And you are aware that you can just double-click the AppImage files themselves, no need for a menu at all (like on the Mac)?

I really think the model should be PortableApps and not macOS’s app files.
I will explain why.

Because think of prgorams whcih interacts with other packages.
Think of TeXStudio + MiKTeX, JavaApplication + Java Run Time, Firefox + Firefox Plugin’s, GIMP + GIMP Plug Ins’, etc…

The way I see it, I’d like all of that to come in AppImage format and some governor AppImage to make order of all that with no OS interaction (Besides, on user request Start Menu integration and MIME registration).
The governors runs as regular program with System Tray icon initiated by user demand (Who can close it by Right Click on the System Try icon and choose close).

This will give use case for AppImage which can’t be replicated by FlatPak / Snap.

My role model (roughly) is generally how things work on the Mac. I am not a (voluntary) Windows user but if you have good arguments for specific functionality that you think is better on Windows then we will of course consider it.

The AppImage mantra is “one app = one file”. Which means that if an application requires a Java runtime (and we cannot safely assume that a suitable Java runtime is available on all target systems by default - which we can’t), then the AppImage for that application needs to ship the Java runtime as part of the AppImage. This is, by the way, what applications like the Arduino IDE are doing anyways, also for the Mac. Only by following this concept, we can be sure that an AppImage will run on the target systems without needing the user to download additional things. Which is our desired user experience.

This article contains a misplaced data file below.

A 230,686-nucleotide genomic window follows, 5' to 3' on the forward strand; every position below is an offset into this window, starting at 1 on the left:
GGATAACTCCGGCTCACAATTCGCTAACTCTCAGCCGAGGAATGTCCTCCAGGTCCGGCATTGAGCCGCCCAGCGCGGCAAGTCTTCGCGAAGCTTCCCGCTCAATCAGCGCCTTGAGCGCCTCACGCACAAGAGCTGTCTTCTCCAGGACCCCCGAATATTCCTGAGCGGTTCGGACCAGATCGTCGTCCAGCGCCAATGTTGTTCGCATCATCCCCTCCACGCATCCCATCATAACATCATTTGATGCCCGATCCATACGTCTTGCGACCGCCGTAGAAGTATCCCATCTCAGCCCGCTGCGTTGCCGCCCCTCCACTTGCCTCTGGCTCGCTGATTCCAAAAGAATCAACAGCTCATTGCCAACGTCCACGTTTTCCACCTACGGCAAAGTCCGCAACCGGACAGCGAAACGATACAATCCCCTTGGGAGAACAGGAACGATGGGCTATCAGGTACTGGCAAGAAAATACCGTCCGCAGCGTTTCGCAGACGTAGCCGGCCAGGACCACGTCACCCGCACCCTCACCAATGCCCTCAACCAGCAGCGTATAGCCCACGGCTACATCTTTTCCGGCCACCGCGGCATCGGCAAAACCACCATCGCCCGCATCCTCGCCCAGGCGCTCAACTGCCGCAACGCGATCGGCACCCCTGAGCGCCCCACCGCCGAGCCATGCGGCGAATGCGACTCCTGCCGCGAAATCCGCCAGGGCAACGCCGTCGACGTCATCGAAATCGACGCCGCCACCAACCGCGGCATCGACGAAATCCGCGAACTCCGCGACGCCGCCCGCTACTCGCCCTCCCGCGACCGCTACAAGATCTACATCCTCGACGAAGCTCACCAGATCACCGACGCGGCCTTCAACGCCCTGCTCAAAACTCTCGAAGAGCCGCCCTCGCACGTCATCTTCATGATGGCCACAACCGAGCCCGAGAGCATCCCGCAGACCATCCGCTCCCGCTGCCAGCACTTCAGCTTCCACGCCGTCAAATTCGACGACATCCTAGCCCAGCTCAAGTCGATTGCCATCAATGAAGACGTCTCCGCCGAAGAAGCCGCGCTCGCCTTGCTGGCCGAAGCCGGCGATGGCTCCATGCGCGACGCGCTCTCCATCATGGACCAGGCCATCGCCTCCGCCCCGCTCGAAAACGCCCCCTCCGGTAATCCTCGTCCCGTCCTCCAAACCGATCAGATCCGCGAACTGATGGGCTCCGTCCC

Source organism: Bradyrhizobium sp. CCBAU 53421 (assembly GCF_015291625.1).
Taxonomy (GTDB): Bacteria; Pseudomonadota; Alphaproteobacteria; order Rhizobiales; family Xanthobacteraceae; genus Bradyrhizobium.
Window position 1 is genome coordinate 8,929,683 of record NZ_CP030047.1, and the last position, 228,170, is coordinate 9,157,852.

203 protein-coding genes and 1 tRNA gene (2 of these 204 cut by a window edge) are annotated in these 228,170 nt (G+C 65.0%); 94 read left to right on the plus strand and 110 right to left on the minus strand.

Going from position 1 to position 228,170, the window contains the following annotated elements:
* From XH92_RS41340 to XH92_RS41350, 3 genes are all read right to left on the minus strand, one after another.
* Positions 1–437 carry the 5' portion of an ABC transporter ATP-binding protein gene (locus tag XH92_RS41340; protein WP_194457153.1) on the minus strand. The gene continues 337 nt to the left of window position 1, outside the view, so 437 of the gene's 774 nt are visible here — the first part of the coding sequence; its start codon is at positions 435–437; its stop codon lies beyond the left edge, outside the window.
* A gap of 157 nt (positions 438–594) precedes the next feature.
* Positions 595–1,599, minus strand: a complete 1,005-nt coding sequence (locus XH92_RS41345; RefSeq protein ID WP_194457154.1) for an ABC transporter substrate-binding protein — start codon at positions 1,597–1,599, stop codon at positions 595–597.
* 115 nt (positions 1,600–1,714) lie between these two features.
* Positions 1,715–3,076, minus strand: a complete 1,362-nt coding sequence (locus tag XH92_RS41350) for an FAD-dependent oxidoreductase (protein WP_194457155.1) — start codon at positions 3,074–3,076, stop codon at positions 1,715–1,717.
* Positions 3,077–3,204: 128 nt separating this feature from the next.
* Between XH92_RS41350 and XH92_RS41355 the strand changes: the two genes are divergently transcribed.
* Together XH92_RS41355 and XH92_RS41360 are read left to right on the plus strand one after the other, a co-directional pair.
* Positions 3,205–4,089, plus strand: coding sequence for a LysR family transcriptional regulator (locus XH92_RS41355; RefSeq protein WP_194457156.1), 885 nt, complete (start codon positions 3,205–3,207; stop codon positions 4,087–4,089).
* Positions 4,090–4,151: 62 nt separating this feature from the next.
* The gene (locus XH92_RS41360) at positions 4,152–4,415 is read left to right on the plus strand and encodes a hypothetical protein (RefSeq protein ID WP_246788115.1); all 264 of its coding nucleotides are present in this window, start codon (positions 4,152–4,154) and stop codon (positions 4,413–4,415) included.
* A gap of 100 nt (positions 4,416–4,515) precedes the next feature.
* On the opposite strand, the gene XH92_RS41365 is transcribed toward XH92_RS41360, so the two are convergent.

Plug-ins are different. An application does not require plug-ins, but plug-ins merely enhance the features of an application. Hence they don’t have to be bundled inside the application, but the application can choose to load them from wherever the application likes (typically, from somewhere inside $HOME). This, together with the .home feature of AppImage, should allow you to use plug-ins in a portable way. That being said, there are some AppImages (e.g., the GIMP one) that ship with tons of plug-ins as part of the AppImage.